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At the river we take off our clothes and lie on flat rocks
       like lizards
with their scales erased. Watchful and quick
       in the breeze, the hawks study us
until we slide, entwined, into the water.

When the current washes us back on the bank,
       we paint ourselves
with red mud and climb to a cave. Pressing
       primitive hands and mouths
against the wall, we learn the syntax of Lascaux.

Later, in the forest, the technique for being
       trees is pointillism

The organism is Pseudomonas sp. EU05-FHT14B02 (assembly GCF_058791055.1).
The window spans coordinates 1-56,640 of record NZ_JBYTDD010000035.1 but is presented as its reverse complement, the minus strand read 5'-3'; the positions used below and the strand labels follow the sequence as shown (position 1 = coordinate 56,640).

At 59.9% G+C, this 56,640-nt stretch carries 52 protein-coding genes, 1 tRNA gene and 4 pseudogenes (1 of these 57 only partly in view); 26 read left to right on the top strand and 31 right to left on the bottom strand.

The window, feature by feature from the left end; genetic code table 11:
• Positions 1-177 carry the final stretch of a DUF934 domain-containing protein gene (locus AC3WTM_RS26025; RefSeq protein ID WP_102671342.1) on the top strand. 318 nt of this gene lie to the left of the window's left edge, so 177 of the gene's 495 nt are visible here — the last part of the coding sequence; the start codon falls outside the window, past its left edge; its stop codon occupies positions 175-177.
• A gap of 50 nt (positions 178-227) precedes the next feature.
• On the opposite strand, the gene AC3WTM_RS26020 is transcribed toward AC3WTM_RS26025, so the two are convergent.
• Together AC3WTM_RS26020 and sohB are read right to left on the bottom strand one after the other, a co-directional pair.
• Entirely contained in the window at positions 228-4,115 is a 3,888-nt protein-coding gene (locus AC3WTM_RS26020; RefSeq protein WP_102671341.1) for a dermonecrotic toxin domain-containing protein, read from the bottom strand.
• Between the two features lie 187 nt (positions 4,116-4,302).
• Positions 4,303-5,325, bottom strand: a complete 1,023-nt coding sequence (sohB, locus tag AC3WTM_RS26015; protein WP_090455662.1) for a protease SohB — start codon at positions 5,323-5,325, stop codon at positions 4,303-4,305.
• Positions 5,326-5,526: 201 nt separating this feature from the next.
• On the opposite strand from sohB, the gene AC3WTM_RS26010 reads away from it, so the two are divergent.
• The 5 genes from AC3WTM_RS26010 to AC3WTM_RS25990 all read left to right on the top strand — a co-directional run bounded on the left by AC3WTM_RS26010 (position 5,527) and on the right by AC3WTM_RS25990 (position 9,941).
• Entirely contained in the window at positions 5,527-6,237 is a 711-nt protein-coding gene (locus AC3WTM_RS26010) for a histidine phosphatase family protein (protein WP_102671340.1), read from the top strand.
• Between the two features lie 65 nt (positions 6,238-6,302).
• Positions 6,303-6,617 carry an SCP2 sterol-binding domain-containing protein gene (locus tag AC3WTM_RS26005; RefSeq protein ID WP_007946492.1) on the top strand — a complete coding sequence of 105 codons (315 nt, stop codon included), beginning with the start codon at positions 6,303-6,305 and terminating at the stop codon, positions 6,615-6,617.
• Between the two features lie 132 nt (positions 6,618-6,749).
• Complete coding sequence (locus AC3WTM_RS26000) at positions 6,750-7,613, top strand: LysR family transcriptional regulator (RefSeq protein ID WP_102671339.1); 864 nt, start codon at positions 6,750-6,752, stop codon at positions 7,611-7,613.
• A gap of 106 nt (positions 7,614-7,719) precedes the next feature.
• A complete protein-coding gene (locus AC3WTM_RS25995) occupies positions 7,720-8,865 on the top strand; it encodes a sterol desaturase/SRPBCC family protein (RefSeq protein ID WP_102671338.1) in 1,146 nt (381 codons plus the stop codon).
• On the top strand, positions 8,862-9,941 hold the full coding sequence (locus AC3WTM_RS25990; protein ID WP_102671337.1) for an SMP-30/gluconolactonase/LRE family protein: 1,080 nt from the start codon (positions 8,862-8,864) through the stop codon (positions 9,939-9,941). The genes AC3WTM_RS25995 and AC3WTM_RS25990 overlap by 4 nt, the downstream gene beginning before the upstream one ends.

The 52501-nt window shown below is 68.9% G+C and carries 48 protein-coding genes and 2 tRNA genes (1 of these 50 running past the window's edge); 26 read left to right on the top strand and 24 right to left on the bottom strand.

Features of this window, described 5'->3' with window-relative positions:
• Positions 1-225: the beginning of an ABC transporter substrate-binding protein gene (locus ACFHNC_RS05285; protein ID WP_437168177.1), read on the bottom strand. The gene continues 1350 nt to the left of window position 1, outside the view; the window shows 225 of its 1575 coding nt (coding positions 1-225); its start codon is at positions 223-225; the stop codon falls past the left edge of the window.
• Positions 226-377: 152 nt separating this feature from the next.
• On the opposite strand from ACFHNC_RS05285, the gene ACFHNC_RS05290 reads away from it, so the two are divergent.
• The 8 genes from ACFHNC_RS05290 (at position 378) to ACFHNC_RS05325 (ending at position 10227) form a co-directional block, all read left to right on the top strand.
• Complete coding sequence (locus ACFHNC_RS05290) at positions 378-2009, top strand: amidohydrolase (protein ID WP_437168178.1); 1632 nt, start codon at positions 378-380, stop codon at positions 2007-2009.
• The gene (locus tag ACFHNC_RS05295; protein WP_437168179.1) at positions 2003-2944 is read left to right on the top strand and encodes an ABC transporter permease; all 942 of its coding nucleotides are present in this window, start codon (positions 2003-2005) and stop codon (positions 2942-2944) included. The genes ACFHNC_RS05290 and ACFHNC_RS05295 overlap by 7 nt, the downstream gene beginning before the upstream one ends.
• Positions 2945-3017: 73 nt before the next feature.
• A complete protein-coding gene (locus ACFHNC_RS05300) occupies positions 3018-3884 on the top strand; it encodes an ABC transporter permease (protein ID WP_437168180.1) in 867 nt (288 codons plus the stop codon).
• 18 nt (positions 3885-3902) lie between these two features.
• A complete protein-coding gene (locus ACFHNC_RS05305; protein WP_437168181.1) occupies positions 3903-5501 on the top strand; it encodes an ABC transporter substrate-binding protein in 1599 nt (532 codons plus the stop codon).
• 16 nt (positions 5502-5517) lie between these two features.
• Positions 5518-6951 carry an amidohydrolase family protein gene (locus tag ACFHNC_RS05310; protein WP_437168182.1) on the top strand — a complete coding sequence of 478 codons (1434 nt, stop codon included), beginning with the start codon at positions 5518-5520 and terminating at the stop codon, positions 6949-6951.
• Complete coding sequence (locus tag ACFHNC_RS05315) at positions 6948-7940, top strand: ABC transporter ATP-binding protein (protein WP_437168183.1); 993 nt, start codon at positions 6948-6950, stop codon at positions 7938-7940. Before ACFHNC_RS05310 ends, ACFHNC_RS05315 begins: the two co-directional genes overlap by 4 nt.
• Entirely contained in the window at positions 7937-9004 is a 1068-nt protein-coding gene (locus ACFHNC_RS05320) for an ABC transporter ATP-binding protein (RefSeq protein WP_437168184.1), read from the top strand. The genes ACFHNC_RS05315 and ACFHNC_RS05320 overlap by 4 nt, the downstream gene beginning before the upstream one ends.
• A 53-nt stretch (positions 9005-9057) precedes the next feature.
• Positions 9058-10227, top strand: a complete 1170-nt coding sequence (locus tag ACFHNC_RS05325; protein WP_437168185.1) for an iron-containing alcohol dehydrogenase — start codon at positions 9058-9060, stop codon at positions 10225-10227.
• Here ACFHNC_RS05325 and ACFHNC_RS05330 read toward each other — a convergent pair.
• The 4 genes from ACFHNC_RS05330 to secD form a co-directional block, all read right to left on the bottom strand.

practiced with the tip of the tongue, leaving
       leaves and limbs quaking
in tiny fractions of picnic light.

We finish at the beach and fall asleep cradled
       in sand dunes.
Awakened by the shade, we are late afternoon colors
       of raw glass,
bled into one another in the dropping sun.

      — Gabriele Priska von Beroldingen